It can feel like a “win” just to be able to get in front of busy decision-makers to present your product or solution today. But in sales, that’s just the beginning. In order to move prospects to take action, you need to do more than get an audience and talk through your slides. You need to engage and interact with that audience . There’s a lot of chatter about audience “engagement”, but what does it really mean? Here’s a good definition:

Engagement: emotional involvement or commitment

I’m sure you have a strong logical case for why your prospect should buy your solution. I bet your competitor does too. But research shows that most purchases are made on emotion and justified by logic. Emotion trumps logic, which is why we should all be unwavering in our quest for audience engagement.

Not only are emotionally engaged prospects more likely to buy than those who aren’t, they’re also more likely to remember your message and be a champion for you within their organization.

If audience engagement is so crucial to the success of a presentation, why then is it an afterthought for most salespeople? During this time of heightened competition, lowered attention spans and increased distractions, having a strategy for how you’re going to engage your audience should be top-of-mind for every presentation or demo.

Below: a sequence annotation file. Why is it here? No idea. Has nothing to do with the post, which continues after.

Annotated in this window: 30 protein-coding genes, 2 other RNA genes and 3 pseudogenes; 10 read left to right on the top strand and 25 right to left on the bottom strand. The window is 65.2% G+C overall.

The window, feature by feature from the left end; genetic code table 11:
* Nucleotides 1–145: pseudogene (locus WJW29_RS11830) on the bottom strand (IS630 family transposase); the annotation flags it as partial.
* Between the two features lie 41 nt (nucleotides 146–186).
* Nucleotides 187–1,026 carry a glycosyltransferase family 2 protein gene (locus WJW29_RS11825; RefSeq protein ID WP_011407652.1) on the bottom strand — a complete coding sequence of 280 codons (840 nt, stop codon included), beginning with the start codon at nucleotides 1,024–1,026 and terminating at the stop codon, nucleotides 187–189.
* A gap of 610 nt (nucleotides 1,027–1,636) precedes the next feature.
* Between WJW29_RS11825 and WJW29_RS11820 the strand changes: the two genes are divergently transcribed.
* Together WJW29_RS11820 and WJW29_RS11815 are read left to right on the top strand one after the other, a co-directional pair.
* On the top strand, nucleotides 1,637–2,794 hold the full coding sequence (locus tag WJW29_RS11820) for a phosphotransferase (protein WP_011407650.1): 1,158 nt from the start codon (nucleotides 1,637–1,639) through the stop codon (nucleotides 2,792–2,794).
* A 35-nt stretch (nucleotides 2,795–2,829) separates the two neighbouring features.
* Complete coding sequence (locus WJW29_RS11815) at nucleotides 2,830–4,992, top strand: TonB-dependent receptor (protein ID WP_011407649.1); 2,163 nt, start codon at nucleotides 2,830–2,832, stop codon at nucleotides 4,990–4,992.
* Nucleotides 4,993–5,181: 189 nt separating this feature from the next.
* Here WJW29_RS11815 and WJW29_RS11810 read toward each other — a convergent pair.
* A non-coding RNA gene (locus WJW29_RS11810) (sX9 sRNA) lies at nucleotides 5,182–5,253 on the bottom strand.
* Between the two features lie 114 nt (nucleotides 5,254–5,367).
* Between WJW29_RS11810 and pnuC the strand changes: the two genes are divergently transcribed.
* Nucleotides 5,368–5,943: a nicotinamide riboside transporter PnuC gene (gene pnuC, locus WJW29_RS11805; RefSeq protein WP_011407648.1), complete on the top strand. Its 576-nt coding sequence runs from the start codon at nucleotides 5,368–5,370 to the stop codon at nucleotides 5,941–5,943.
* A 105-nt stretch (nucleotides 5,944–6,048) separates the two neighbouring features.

What is your plan for engagement?

How much time do you put into planning how you’re going to engage your audience, when to engage them, and how to re-engage them when their attention wanes (as it will)? If you’re like most salespeople, you spend an overwhelming majority of your time planning the words you’re going to say and the content of your slides. Audience engagement and interaction get left to chance. But if you’re hoping to inspire a change in behavior in your prospect (which is what sales is about, right?) finding ways to engage and interact needs to be a core part of your presentation planning process.

Random acts of engagement don’t work

Too many salespeople think of engagement as lobbing a few questions at their audience or perhaps scribbling something on a flip chart. With audience attention spans spinning ever downward, random acts of engagement like these are not going to create that consistent level of engagement you need for your message to be heard, and acted upon. To do that successfully, you need to have a plan. A plan that takes into account how prospects pay attention, where and when you need to re-engage that attention, and what tools you have available to do so.

Photo courtesy of CC BYHartwig HKD